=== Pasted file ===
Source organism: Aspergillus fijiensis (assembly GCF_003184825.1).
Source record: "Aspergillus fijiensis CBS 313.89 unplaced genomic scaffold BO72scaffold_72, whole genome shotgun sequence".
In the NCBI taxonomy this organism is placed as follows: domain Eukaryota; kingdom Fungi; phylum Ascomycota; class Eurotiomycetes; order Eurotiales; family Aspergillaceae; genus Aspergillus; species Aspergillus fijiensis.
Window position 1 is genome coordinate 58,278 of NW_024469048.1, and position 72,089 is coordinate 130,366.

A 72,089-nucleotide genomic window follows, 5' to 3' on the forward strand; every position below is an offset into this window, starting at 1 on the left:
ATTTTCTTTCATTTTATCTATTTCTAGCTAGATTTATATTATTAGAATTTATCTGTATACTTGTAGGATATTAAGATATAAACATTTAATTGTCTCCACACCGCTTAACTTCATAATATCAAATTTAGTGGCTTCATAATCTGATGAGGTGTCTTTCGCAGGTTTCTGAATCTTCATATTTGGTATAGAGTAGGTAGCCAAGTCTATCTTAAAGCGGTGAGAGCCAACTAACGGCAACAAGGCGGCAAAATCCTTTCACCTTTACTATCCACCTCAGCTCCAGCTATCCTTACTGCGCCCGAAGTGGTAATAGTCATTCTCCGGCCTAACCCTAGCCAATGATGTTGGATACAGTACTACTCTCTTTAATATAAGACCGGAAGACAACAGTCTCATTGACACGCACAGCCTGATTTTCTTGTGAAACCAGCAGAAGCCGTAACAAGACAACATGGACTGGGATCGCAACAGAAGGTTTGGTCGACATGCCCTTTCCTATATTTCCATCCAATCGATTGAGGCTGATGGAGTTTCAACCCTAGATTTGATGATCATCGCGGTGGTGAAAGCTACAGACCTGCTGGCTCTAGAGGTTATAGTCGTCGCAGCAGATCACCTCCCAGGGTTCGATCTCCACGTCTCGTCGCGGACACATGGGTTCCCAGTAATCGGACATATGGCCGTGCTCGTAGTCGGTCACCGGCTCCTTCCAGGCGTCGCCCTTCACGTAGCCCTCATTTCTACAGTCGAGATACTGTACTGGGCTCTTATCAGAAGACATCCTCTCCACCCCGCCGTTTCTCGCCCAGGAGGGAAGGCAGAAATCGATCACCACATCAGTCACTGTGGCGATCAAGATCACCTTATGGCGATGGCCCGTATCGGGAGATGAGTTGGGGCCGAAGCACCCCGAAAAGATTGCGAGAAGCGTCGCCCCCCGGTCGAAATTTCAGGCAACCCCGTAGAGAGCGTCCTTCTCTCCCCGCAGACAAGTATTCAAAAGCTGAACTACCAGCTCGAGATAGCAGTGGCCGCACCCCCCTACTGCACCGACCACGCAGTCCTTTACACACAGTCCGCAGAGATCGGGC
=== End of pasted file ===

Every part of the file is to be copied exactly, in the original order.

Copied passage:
Source organism: Aspergillus fijiensis (assembly GCF_003184825.1).
Source record: "Aspergillus fijiensis CBS 313.89 unplaced genomic scaffold BO72scaffold_72, whole genome shotgun sequence".
In the NCBI taxonomy this organism is placed as follows: domain Eukaryota; kingdom Fungi; phylum Ascomycota; class Eurotiomycetes; order Eurotiales; family Aspergillaceae; genus Aspergillus; species Aspergillus fijiensis.
Window position 1 is genome coordinate 58,278 of NW_024469048.1, and position 72,089 is coordinate 130,366.

A 72,089-nucleotide genomic window follows, 5' to 3' on the forward strand; every position below is an offset into this window, starting at 1 on the left:
ATTTTCTTTCATTTTATCTATTTCTAGCTAGATTTATATTATTAGAATTTATCTGTATACTTGTAGGATATTAAGATATAAACATTTAATTGTCTCCACACCGCTTAACTTCATAATATCAAATTTAGTGGCTTCATAATCTGATGAGGTGTCTTTCGCAGGTTTCTGAATCTTCATATTTGGTATAGAGTAGGTAGCCAAGTCTATCTTAAAGCGGTGAGAGCCAACTAACGGCAACAAGGCGGCAAAATCCTTTCACCTTTACTATCCACCTCAGCTCCAGCTATCCTTACTGCGCCCGAAGTGGTAATAGTCATTCTCCGGCCTAACCCTAGCCAATGATGTTGGATACAGTACTACTCTCTTTAATATAAGACCGGAAGACAACAGTCTCATTGACACGCACAGCCTGATTTTCTTGTGAAACCAGCAGAAGCCGTAACAAGACAACATGGACTGGGATCGCAACAGAAGGTTTGGTCGACATGCCCTTTCCTATATTTCCATCCAATCGATTGAGGCTGATGGAGTTTCAACCCTAGATTTGATGATCATCGCGGTGGTGAAAGCTACAGACCTGCTGGCTCTAGAGGTTATAGTCGTCGCAGCAGATCACCTCCCAGGGTTCGATCTCCACGTCTCGTCGCGGACACATGGGTTCCCAGTAATCGGACATATGGCCGTGCTCGTAGTCGGTCACCGGCTCCTTCCAGGCGTCGCCCTTCACGTAGCCCTCATTTCTACAGTCGAGATACTGTACTGGGCTCTTATCAGAAGACATCCTCTCCACCCCGCCGTTTCTCGCCCAGGAGGGAAGGCAGAAATCGATCACCACATCAGTCACTGTGGCGATCAAGATCACCTTATGGCGATGGCCCGTATCGGGAGATGAGTTGGGGCCGAAGCACCCCGAAAAGATTGCGAGAAGCGTCGCCCCCCGGTCGAAATTTCAGGCAACCCCGTAGAGAGCGTCCTTCTCTCCCCGCAGACAAGTATTCAAAAGCTGAACTACCAGCTCGAGATAGCAGTGGCCGCACCCCCCTACTGCACCGACCACGCAGTCCTTTACACACAGTCCGCAGAGATCGGGC